by Alex Gugel , all rights reserved

Mesa Verde

National Park - Colorado

Mesa Verde National Park is in southwest Colorado. It's known for its well-preserved Ancestral Puebloan cliff dwellings, notably the huge Cliff Palace. The Chapin Mesa Archeological Museum has exhibits on the ancient Native American culture. Mesa Top Loop Road winds past archaeological sites and overlooks, including Sun Point Overlook with panoramic canyon views. Petroglyph Point Trail has several rock carvings.

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maps

Official visitor map of Mesa Verde National Park (NP) in Colorado. Published by the National Park Service (NPS).Mesa Verde - Visitor Map

Official visitor map of Mesa Verde National Park (NP) in Colorado. Published by the National Park Service (NPS).

Map of the U.S. National Park System. Published by the National Park Service (NPS).National Park System - National Park Units

Map of the U.S. National Park System. Published by the National Park Service (NPS).

Map of the U.S. National Park System with Unified Regions. Published by the National Park Service (NPS).National Park System - National Park Units and Regions

Map of the U.S. National Park System with Unified Regions. Published by the National Park Service (NPS).

Map of the U.S. National Heritage Areas. Published by the National Park Service (NPS).National Park System - National Heritage Areas

Map of the U.S. National Heritage Areas. Published by the National Park Service (NPS).

Motor Vehicle Use Map (MVUM) of Dolores Ranger District in San Juan National Forest (NF) in Colorado. Published by the U.S. Forest Service (USFS).San Juan MVUM - Dolores 2020

Motor Vehicle Use Map (MVUM) of Dolores Ranger District in San Juan National Forest (NF) in Colorado. Published by the U.S. Forest Service (USFS).

brochures

Brochure of Visitor Activities in Winter at Mesa Verde National Park (NP) in Colorado. Published by the National Park Service (NPS).Mesa Verde Guide - Winter/Spring 2020/21

Brochure of Visitor Activities in Winter at Mesa Verde National Park (NP) in Colorado. Published by the National Park Service (NPS).

Brochure of Visitor Activities in Summer at Mesa Verde National Park (NP) in Colorado. Published by the National Park Service (NPS).Mesa Verde Guide - Summer 2020

Brochure of Visitor Activities in Summer at Mesa Verde National Park (NP) in Colorado. Published by the National Park Service (NPS).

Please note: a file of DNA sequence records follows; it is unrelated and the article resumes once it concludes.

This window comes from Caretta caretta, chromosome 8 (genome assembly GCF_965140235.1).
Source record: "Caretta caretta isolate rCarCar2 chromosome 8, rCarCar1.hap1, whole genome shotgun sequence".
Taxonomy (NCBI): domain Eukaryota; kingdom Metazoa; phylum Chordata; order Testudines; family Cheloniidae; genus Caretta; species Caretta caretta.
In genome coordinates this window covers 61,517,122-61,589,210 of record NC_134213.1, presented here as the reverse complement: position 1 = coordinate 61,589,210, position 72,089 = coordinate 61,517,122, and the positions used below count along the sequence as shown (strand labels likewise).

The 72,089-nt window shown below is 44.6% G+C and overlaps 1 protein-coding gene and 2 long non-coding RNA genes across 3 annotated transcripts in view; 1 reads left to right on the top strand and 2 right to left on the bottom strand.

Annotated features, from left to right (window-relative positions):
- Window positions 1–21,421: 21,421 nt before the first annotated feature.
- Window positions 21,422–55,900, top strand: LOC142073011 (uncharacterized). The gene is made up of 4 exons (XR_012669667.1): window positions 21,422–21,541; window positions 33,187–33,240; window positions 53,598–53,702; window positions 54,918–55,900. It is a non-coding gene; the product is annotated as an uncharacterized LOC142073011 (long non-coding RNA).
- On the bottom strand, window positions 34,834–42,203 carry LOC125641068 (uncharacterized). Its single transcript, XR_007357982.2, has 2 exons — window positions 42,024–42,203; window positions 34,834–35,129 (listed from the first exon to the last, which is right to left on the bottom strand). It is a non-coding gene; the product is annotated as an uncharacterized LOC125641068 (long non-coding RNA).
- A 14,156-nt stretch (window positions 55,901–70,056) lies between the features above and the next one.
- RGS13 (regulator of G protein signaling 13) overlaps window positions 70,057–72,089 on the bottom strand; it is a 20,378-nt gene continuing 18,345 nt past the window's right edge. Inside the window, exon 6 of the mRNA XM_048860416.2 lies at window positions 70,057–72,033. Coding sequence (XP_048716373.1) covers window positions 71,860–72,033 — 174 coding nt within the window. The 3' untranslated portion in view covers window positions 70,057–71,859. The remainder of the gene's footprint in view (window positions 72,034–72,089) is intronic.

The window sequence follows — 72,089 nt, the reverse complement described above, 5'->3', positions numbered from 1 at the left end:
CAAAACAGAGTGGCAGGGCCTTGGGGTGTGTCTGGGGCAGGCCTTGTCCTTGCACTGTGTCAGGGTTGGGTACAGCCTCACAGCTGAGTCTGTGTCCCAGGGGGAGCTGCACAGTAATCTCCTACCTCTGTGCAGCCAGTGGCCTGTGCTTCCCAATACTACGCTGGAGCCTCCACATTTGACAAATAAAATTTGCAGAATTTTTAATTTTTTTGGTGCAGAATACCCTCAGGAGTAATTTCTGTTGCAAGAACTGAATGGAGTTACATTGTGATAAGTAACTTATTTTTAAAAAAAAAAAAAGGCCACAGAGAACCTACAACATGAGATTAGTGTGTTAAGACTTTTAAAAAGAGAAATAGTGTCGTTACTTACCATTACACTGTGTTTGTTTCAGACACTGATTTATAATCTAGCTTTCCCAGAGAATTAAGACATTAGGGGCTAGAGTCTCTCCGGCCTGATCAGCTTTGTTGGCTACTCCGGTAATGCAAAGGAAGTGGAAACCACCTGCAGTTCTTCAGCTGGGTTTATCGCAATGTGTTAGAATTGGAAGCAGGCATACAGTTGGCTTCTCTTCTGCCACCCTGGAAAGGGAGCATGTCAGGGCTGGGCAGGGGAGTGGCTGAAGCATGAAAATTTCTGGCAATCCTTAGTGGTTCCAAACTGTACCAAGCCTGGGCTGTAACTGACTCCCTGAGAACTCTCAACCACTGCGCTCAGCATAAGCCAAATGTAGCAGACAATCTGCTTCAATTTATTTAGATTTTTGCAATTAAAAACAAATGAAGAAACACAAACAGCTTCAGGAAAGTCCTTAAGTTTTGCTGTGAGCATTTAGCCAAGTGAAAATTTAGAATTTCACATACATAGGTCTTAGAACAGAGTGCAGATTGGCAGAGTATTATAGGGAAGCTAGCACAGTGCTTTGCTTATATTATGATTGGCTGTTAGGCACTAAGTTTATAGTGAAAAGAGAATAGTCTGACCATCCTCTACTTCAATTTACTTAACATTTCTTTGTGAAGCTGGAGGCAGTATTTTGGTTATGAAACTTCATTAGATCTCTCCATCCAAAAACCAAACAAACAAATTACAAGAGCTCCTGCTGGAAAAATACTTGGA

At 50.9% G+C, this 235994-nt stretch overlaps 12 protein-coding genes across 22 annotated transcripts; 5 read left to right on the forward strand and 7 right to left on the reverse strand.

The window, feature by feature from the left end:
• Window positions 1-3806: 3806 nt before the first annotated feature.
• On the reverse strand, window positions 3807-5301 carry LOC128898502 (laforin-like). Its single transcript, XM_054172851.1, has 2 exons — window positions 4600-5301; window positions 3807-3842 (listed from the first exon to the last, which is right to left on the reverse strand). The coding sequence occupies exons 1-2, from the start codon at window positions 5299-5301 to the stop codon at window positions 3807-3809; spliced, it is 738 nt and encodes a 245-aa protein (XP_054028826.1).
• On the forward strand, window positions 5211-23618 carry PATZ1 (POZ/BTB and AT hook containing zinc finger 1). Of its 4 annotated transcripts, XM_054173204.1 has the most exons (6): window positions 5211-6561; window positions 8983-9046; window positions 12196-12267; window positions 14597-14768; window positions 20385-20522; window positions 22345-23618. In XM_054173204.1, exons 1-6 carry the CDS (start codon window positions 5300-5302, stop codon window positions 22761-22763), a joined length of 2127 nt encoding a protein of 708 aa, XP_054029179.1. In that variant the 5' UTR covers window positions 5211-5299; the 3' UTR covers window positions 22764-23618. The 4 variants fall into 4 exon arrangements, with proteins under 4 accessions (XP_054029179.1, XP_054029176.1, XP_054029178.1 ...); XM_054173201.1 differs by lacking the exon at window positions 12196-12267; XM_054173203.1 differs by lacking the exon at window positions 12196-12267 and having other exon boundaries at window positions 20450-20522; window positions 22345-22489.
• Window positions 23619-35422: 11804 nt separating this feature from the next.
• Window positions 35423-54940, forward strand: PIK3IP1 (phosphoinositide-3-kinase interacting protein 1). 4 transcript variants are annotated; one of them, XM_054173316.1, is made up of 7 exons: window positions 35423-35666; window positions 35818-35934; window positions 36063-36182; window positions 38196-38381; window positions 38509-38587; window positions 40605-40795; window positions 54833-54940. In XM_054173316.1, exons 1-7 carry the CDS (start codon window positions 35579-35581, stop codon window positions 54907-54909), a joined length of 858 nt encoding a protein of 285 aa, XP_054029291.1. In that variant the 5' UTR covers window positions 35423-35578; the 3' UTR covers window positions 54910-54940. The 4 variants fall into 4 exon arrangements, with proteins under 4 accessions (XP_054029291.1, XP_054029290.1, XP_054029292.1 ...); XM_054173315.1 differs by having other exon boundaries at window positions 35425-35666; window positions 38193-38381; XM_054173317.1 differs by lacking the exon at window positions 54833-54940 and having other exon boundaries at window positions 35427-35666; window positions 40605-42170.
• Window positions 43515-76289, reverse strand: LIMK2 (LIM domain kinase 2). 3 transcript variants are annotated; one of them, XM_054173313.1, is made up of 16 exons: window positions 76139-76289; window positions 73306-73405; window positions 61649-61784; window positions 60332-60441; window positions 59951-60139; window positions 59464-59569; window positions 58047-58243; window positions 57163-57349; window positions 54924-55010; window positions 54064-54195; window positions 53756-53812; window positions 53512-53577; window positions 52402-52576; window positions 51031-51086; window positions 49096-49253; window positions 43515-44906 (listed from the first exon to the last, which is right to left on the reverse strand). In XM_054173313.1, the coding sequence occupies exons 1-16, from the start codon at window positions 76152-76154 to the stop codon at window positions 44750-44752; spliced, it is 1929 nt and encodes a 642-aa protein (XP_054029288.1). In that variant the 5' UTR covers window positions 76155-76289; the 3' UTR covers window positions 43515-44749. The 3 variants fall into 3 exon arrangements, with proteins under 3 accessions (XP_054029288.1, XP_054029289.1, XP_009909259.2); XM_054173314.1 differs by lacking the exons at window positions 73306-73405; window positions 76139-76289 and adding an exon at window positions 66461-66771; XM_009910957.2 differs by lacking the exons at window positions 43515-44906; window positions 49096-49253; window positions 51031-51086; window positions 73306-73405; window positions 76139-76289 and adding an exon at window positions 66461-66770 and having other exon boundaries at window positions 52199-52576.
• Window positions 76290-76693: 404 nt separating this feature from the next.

https://www.nps.gov/meve https://en.wikipedia.org/wiki/Mesa_Verde_National_Park Mesa Verde National Park is in southwest Colorado. It's known for its well-preserved Ancestral Puebloan cliff dwellings, notably the huge Cliff Palace. The Chapin Mesa Archeological Museum has exhibits on the ancient Native American culture. Mesa Top Loop Road winds past archaeological sites and overlooks, including Sun Point Overlook with panoramic canyon views. Petroglyph Point Trail has several rock carvings. For over 700 years, the Ancestral Pueblo people built thriving communities on the mesas and in the cliffs of Mesa Verde. Today, the park protects the rich cultural heritage of 26 Pueblos and Tribes and offers visitors a spectacular window into the past. This World Heritage Site and International Dark Sky Park is home to over a thousand species, including several that live nowhere else on earth. Mesa Verde National Park is in Southwestern Colorado. The park entrance is along Highway 160, between the towns of of Cortez and Mancos, Colorado. (10 miles east of Cortez; 9 miles west of Mancos; and about 35 miles west of Durango, Colorado.) Once you enter the park, the first view of a cliff dwelling is 21 miles (approximately 45 minutes) along a steep, narrow, and winding road. Chapin Mesa Archeological Museum Located at milepost 20, the Chapin Mesa Archeological Museum offers dioramas, artifacts, and exhibits that provide insight into the Ancestral Pueblo lifeways. A 25-minute orientation file is shown on the hour and half-hour, providing an excellent overview of the history at Mesa Verde. A museum store, water, restrooms, café, gift shop, and post office are all located nearby. Just behind the museum is a stunning view of Spruce Tree House, the third largest and best-preserved cliff dwelling in the park. From the park entrance, drive 20 miles (32.2 km) to the all-way stop on Chapin Mesa. Turn right. Drive about 0.7 miles (1.13 km) to the museum parking lot. Entrance Station Kiosk The entrance station kiosk is located approximately 1/2 from the entrance to the park and the visitor center. Our friendly rangers can provide you with a park map, information, Jr. Ranger Books and Badges and a passport stamp as well as collecting the entrance fee. Visitors arriving outside station hours may pay their fee directly through www.recreation.gov. Park brochures can be found at the signboard on the right. Mesa Verde Visitor and Research Center Located at the park entrance, off Highway 160, this facility serves as the park’s primary facility for orienting visitors to opportunities within the park and surrounding area. Exhibits offer glimpses into the richness of Ancestral Pueblo culture and daily life. The Mesa Verde Visitor and Research Center is near the park entrance, located just off Highway 160 between the towns of Mancos and Cortez, and about 35 miles west of Durango, Colorado. Morefield Campground Morefield Campground is located just four miles from the park entrance. The 267 campsites are located within a high grassy canyon filled with Gambel oak, native flowers, deer, and wild turkeys. A camp store offers registration, food, and camp supplies. Firewood, gasoline, showers, a coin-operated laundromat, and a kennel are located nearby. Each site has a picnic table, gravel tent pad, and fire pit/bbq grill. The campground is managed by park concessioner Aramark, and is open between spring and fall. Dry Camping 36.00 Fee for dry RV or tent camping. (Rate is based on double occupancy. Additional person charges apply for extra persons age 6 years and older.) Senior and Access passes apply to all camping. Discount will be applied only to campsite occupied by the person to whom the passport has been issued. Check-in can occur anytime during Campground Store hours. If store is closed, please pick a location and check-in the next morning. Check-out is by 11:00 am Mountain Daylight Saving Time. Full Hook-Up 50.00 Fee for full hook-up RV camping. (Rate is based on two people. Additional person charges apply for extra persons age 6 years and older.) Senior/Access passes apply to all camping. Discount will be applied only to campsite occupied by the person to whom the passport has been issued. Reservations are highly recommended. Check-in can occur anytime during Campground Store hours. If store is closed, please pick a location and check-in the next morning. Check-out is by 11:00 am Mountain Daylight Saving Time. Morefield Campground Expansive, overhead view of loop roads and campsites within a green valley surrounded by hills Morefield's campsites are situated on loop roads that extend through a high grassy canyon filled with Gambel Oak scrub, native flowers, deer, and wild turkeys. Cliff Palace Large cliff dwelling in cliff alcove Cliff Palace, Mesa Verde's Largest Cliff Dwelling Step House Park visitors visiting a cliff dwelling Visitors enjoying Step House, on Wetherill Mesa Balcony House A cliff dwelling within a cliff alcove seen from across a canyon View of Balcony House from the Soda Canyon Overlook Square Tower House View of cliff dwelling from above a canyon Square Tower House from overlook along the Mesa Top Loop View of Spruce Tree House View of cliff dwelling from across canyon Spruce Tree House Spruce Tree House Within a cliff dwelling Spruce Tree House, Mesa Verde's third largest and best preserved cliff dwelling Mesa Verde Visitor and Research Center Visitor center entrance with sculpture of Ancestral Pueblo climber in front plaza. Stop by the Mesa Verde Visitor & Research Center at the park entrance where park staff will help you plan your visit. NPS Geodiversity Atlas—Mesa Verde National Park, Colorado Each park-specific page in the NPS Geodiversity Atlas provides basic information on the significant geologic features and processes occurring in the park. Links to products from Baseline Geologic and Soil Resources Inventories provide access to maps and reports. stone buildings in alcove 2014 NPS Environmental Achievement Awards Recipients of the 2014 NPS Environmental Achievement Awards Mesa Verde National Park Completes Resource Management Fuel Reduction Project In April 2014, Mesa Verde NP fire staff completed the nine-acre Bobcat prescribed burn to protect a grove of large ponderosa pine trees from future loss to wildfire by reducing an unnatural buildup of vegetation. The burn benefits plants and animals of the fire-adapted ecosystem, especially the threatened Mexican spotted owl; protects cultural resources; and maintains and restores resilient landscapes. Park Air Profiles - Mesa Verde National Park Air quality profile for Mesa Verde National Park. Gives park-specific information about air quality and air pollution impacts for Mesa Verde NP as well as the studies and monitoring conducted for Mesa Verde NP. Prairie rattlesnake America's Best Idea: Featured National Historic Landmarks Over 200 National Historic Landmarks are located in national parks units. Some historical and cultural resources within the park system were designated as NHLs before being established as park units. Yet other park units have NHLs within their boundaries that are nationally significant for reasons other than those for which the park was established. Twenty of those NHLs are located in parks featured in Ken Burn's documentary, The National Parks: America's Best Idea. watchtower against blue sky Monitoring Avian Productivity and Survivorship of Birds of Conservation Concern at Bandelier and Mesa Verde Southern Colorado Plateau Inventory and Monitoring Network bird monitoring allows scientists to track bird numbers, diversity, and habitat relationships. However, it is less able to identify reasons for changes in bird populations. The Monitoring Avian Productivity and Survivorship program (MAPS) is complementary in that regard. It collects demographic data such as bird reproduction and survival rates. Bandelier and Mesa Verde implemented MAPS programs in 2010. Wildlife biology intern demonstrates the proper way to hold a bird. Increasing temperature seasonality may overwhelm shifts in soil moisture to favor shrub over grass dominance in Colorado Plateau drylands Increasing variability of temperature favors a shift to shrublands over grasslands in arid southwestern landscapes. This effect is greater than the effect of increasing soil moisture, which favors a shift to grasslands over shrublands. Grassland with scattered junipers and hills in the background. An Ancestral Puebloan Community in Morefield Canyon Archeological studies of the formation of large pueblo villages in Mesa Verde NP suggest that populations moved from dispersed homesteads and hamlets into larger aggregated communities. Researchers found evidence that public architecture and infrastructure had the potential to greatly enhance the agricultural productivity and population carrying capacity in Morefield Canyon, sowing the seeds for the later massive cliff dwellings that give Mesa Verde its fame. Archeologists mapping a site in the central valley of Morefield Canyon. Fossil Shark Egg Case Discovered at Mesa Verde National Park A surprising find in Mesa Verde National Park! G. William M. Harrison shares his story of discovering a chimaera egg case. A field scientist in their natural environment at Mesa Verde National Park The Colorado Plateau The Colorado Plateau is centered on the four corners area of the Southwest, and includes much of Arizona, Utah, Colorado, and New Mexico. Hazy Fajada Butte, Chaco Culture National Monument Monitoring Upland Vegetation and Soils on the Southern Colorado Plateau Vegetation and soils are the foundation upon which all terrestrial ecosystems are built. Soils provide the medium for the storage and delivery of water and nutrients to plants, which in turn provide animal populations with both habitat and food. Sampling grassland vegetation at a long-term monitoring plot at Wupatki National Monument Monitoring Bird Communities on the Southern Colorado Plateau Bird communities can tell us a lot about changing environmental conditions. High on the food chain, and sensitive to climate and habitat changes, birds are monitored on the Southern Colorado Plateau as indicators of riparian and upland ecosystem health. Male Williamson’s sapsucker. Wildland Fire in Douglas Fir: Western United States Douglas fir is widely distributed throughout the western United States, as well as southern British Columbia and northern Mexico. Douglas fir is able to survive without fire, its abundantly-produced seeds are lightweight and winged, allowing the wind to carry them to new locations where seedlings can be established. Close-up of Douglas fir bark and needles. Wildland Fire in Sagebrush Sagebrush will burn when the surrounding grasses are dry. With strong winds, fire spreads rapidly with flames sometimes reaching over 30 feet high. While fire easily kills sagebrush, the other plants resprout from protected roots producing lush forage for wildlife and livestock. Close-up of sagebrush leaves Tree Ring Dating at Mesa Verde National Park Tree-ring dating, or dendrochronology, has been an integral part of archeological research at Mesa Verde National Park since 1923. The full dendrochornological potential of the park, however, has not yet been tapped. Dendrochronological research on archeological and living wood in the park holds the potential to more accurately date building construction phases and provide insights into climate changes and human adaptation to these changes. Ladder and beams in a kiva. Modeling Past and Future Soil Moisture in Southern Colorado Plateau National Parks and Monuments In this project, USGS and NPS scientists used the range of variation in historical climate data to provide context for assessing the relative impact of projected future climate on soil water availability. This report provides the results of modeled SWP generated for 11 ecosystems in nine Southern Colorado Plateau Network parks. Extensive grassland at Wupatki National Monument Monitoring Night Skies and Natural Soundscapes on the Southern Colorado Plateau Many national parks in the Southern Colorado Plateau region contain large areas of wilderness, where dark night skies and natural soundscapes are important human values. Dark night skies, which depend upon the visibility of stars and other natural components, are diminishing resources in several park units because of anthropogenic activities. Natural soundscapes—that is, the natural sounds of wildlands—are degraded by sounds caused by humans or human technology. Clouds and sky turning red and orange over Navajo National Monument at sunset Virtual Mesa Verde Junior Ranger Program Hi! My name is Kathy and this is my friend Gentle Rain who lived in Mesa Verde 750 years ago. She helped me become a junior ranger, and now we both want to help you. As you explore the park online and complete activities, you will learn about Gentle Rain’s culture, discover items her family and friends once used, and see the types of homes they lived in. Just download the booklet and follow our directions, and you will earn your virtual ranger badge in no time! Two young girls from different time periods are sitting on the ground, interacting with one another. Wildland Fire in Ponderosa Pine: Western United States This forest community generally exists in areas with annual rainfall of 25 inches or less. Extensive pure stands of this forest type are found in the southwestern U.S., central Washington and Oregon, southern Idaho and the Black Hills of South Dakota. Recently burned ponderosa pine forest. Southwest River Environments In the arid Southwest, water means life, and prehistorically, rivers were the lifelines of the people. The Colorado River flowing through a canyon Monitoring Water Quality on the Southern Colorado Plateau Water quality data are used to characterize waters, detect trends over time, and identify emerging problems. In Southern Colorado Plateau Network parks, water quality is monitored as an indicator of aquatic ecosystem integrity, as a component of watershed condition, and to document water quality conditions in relation to state and federal regulations. Collecting water quality data Vegetation Characterization and Mapping on the Southern Colorado Plateau Vegetation mapping is a tool used by botanists, ecologists, and land managers to better understand the abundance, diversity, and distribution of different vegetation types across a landscape. Vegetation plots used for the classification and mapping of El Malpais NM Climate Change on the Southern Colorado Plateau The combination of high. elevation and a semi-arid climate makes the Colorado Plateau particularly vulnerable to climate change. Climate models predict that over the next 100 years, the Southwest will become warmer and even more arid, with more extreme droughts than the region has experienced in the recent past. One result of climate change may be more, larger floods, like this flash flood in Glen Canyon NRA Monitoring Spring Ecosystems on the Southern Colorado Plateau Springs are important water sources in arid landscapes, supporting unique plant associations and sustaining high levels of biotic diversity. Because springs rely on groundwater, they can serve as important indicators of change in local and regional aquifers. On the Colorado Plateau, spring ecosystems also provide vital habitat for both endemic and regionally rare species, including several types of orchids and declining populations of leopard frogs. A pool of water filled with vegetation and sheltered by large rocks Monitoring Aquatic Macroinvertebrates on the Southern Colorado Plateau Aquatic macroinvertebrates, such as insect larvae, snails, and worms, play a vital role in stream ecosystems, both as a food source and as consumers of algae and other organic matter. Because macroinvertebrates are sensitive to environmental change, monitoring them can help to detect chemical, physical, and biological impacts to aquatic ecosystems. Monitoring aquatic macroinvertebrates Hummingbird Monitoring in Southwestern National Parks Hummingbirds are beautiful and charismatic, but not as well studied as many other birds. Some hummingbird species in the U.S. might be in decline, so monitoring them to estimate their abundance and detect trends in their populations is an important step towards developing a conservation strategy. Releasing a hummingbird after banding. The Story of Desert View Watchtower The view from the Desert View Watchtower provides a unique perspective of the eastern side of Grand Canyon. From here, looking to the northeast offers a distant glimpse of the Colorado River's transition from the relatively narrow Marble Canyon to the north into the much wider, broader expanse of Grand Canyon. Directly below is the Colorado River's "Big Bend", where it dramatically shifts its previously southward course by executing a sharp 90-degree turn to the west. On the edge of a canyon cliff, a circular stone tower four stories, 70 feet tall. Series: Geologic Time Periods in the Mesozoic Era The Mesozoic Era (251.9 to 66 million years ago) was the "Age of Reptiles." During the Mesozoic, Pangaea began separating into the modern continents, and the modern Rocky Mountains rose. Dinosaurs, crocodiles, and pterosaurs ruled the land and air. As climate changed and rapid plate tectonics resulted in shallow ocean basins, sea levels rose world-wide and seas expanded across the center of North America. fossil dinosaur skull in rock face Series: National Park Service Geodiversity Atlas The servicewide Geodiversity Atlas provides information on <a href="https://www.nps.gov/subjects/geology/geoheritage-conservation.htm">geoheritage</a> and <a href="https://www.nps.gov/subjects/geology/geodiversity.htm">geodiversity</a> resources and values all across the National Park System to support science-based management and education. The <a href="https://www.nps.gov/orgs/1088/index.htm">NPS Geologic Resources Division</a> and many parks work with National and International <a href="https://www.nps.gov/subjects/geology/park-geology.htm">geoconservation</a> communities to ensure that NPS abiotic resources are managed using the highest standards and best practices available. park scene mountains Series: NPS Environmental Achievement Awards Since 2002, the National Park Service (NPS) has awarded Environmental Achievement (EA) Awards to recognize staff and partners in the area of environmental preservation, protection and stewardship. A vehicle charges at an Electric Vehicle charging station at Thomas Edison National Historical Park Series: Defining the Southwest The Southwest has a special place in the American imagination – one filled with canyon lands, cacti, roadrunners, perpetual desert heat, a glaring sun, and the unfolding of history in places like Tombstone and Santa Fe. In the American mind, the Southwest is a place without boundaries – a land with its own style and its own pace – a land that ultimately defies a single definition. Maize agriculture is one component of a general cultural definition of the Southwest. Series: Park Paleontology News - Vol. 10, No. 2, Fall 2018 All across the park system, scientists, rangers, and interpreters are engaged in the important work of studying, protecting, and sharing our rich fossil heritage. <a href="https://www.nps.gov/subjects/fossils/newsletters.htm">Park Paleontology news</a> provides a close up look at the important work of caring for these irreplaceable resources. <ul><li>Contribute to Park Paleontology News by contacting the <a href="https://www.nps.gov/common/utilities/sendmail/sendemail.cfm?o=5D8CD5B898DDBB8387BA1DBBFD02A8AE4FBD489F4FF88B9049&r=/subjects/geoscientistsinparks/photo-galleries.htm">newsletter editor</a></li><li>Learn more about <a href="https://www.nps.gov/subjects/fossils/">Fossils & Paleontology</a> </li><li>Celebrate <a href="https://www.nps.gov/subjects/fossilday/">National Fossil Day</a> with events across the nation</li></ul> NPS staff work to document a recently discovered slab of Navajo Sandstone Series: Park Air Profiles Clean air matters for national parks around the country. Photo of clouds above the Grand Canyon, AZ Cretaceous Period—145.0 to 66.0 MYA Many now-arid western parks, including Chaco Culture National Historical Park and Mesa Verde National Park, were inundated by the Cretaceous Interior Seaway that bisected North America. Massive dinosaur and other reptile fossils are found in Cretaceous rocks of Big Bend National Park. dinosaur footprint in stone Mesozoic Era The Mesozoic Era (251.9 to 66 million years ago) was the "Age of Reptiles." During the Mesozoic, Pangaea began separating into the modern continents, and the modern Rocky Mountains rose. Dinosaurs, crocodiles, and pterosaurs ruled the land and air. As climate changed and rapid plate tectonics resulted in shallow ocean basins, sea levels rose world-wide and seas expanded across the center of North America. fossil dinosaur skull in rock face Two for the Price of One Companion, assistant, confidant, ambassador, host, nurse, cook, secretary, editor, field technician, wildlife wrangler, diplomat, and social director are some of the many roles that people who marry into the NPS perform in support of their spouses and the NPS mission. Although the wives and daughters of park rangers were some of the earliest women rangers in the NPS, many more women served as “park wives” in the 1920s–1940s. Three members of a family What Did You Call Me? Only 17 women park rangers are documented from 1918 to 1927. Perhaps another three or four are hinted at in the records. Even so, the total number was probably still only around 20. Most histories of the NPS, however, put the total number of women rangers much lower. The difference isn’t just a simple matter of math. It goes to the heart of the question “What makes a ranger?” female ranger in uniform at a desk Who Wears the Pants Around Here? After a promising start in the early 1920s, only a handful of women were hired as park rangers and naturalists in the late 1920s and early 1930s. Carlsbad Caverns National Park and the national monuments of the Southwest became the new hot spots for women in uniformed positions in the 1930s. Women in skirts and pants Substitute Rangers As the 1940s dawned, the United States was still dealing with the economic woes of the Great Depression and trying not to get drawn in WWII. Even as it continued to manage New Deal Program work in national and state parks, the NPS remained understaffed as a government bureau. The emergency relief workers and about 15 percent of NPS staff enlisted or were drafted during the first couple of years of WWII. Winifred Tada, 1940. (Courtesy of the Honolulu Star-Bulletin) The Intersecting Crossroads of Paleontology and Archeology: When are Fossils Considered Artifacts? Understanding human knowledge and attitudes (human dimensions) towards paleontological resources through the cooccurrence of fossils and artifacts and/or tribal consultation (archeological context) helps us better appreciate those human values, perspectives, and beliefs. This understanding is important to the management, protection, and interpretation of these non-renewable resources.  colorful arrowhead on black background Series: Intermountain Park Science 2021 Integrating Research and Resource Management in Intermountain National Parks Group of National Park Service staff and volunteers standing in front of a desert canyon. Agency of Access: Public Architecture in Mesa Verde NP Analyses across the Mesa Verde landscape and through time show changes in accessibility suggest how communities may have responded to social, cultural, and environmental conditions. Changing Patterns of Water Availability May Change Vegetation Composition in US National Parks Across the US, changes in water availability are altering which plants grow where. These changes are evident at a broad scale. But not all areas experience the same climate in the same way, even within the boundaries of a single national park. A new dataset gives park managers a valuable tool for understanding why vegetation has changed and how it might change in the future under different climate-change scenarios. Green, orange, and dead grey junipers in red soil, mountains in background Water Resources on the Colorado Plateau Describes the origin, uses, threats to, and conservation of water on the Colorado Plateau. Dark green body of water winding through red rock formations with brilliant sun overhead. Ranger Roll Call, 1930-1939 Few women worked in uniformed positions in the 1930s but those who did weren't only ranger-checkers or ranger-naturalists. Jobs as guides, historians, archeologists, and in museums opened to more women. Seven women in Park Service uniforms stand in line inside a cave. Ranger Roll Call, 1940-1949 Only a small number of women held temporary ranger positions in national parks during World War II. Carlsbad Caverns National Park, national monuments in the Southwest, and historical sites in the East continued to employ more women. Although a few women veterans benefitted from post-war veteran hiring programs, most veterans were men and permanent positions became even more difficult for women to get. Catherine Byrnes and Barbara Dickinson stand outside modeling the NPS uniform. Ranger Roll Call, 1950-1959 In the 1950s, women in uniform continue to work as guides, historians, and archeologists. Few women had permanent positions. A handful of women began to get seasonal ranger-naturalists positions at large national parks for the first time in two decades. Ann Livesay in her NPS uniform standing in front of a low wall at the edge of the Grand Canyon. National Parks in the History of Science: Dendrochronology (Video) Scientists around the world use tree rings to understand past climates, ecosystems, and cultures. The study of tree rings to understand the past is called dendrochronology. This field of science began in several national parks in the Southwest: Mesa Verde, Aztec Ruins, Chaco Culture, and others. a black and white photo of tree rings close up Series: Parks in Science History Parks in Science History is a series of articles and videos made in cooperation with graduate students from various universities. They highlight the roles that national parks have played in the history of science and, therefore, the world's intellectual heritage. A woman looking through binoculars 2021 National Park Service Aviation Awards In 2021, the National Park Service Aviation Program awarded the Excellence in Mentorship Aviation Award, the Tom Clausing Aviation All Risk (Hazard) Program Award, Aviator of the Year Award, and the Wright Brothers Aviation Safety Award. Five men and a woman stand surrounding a Mesa Verde Helitack sign. Two men hold awards.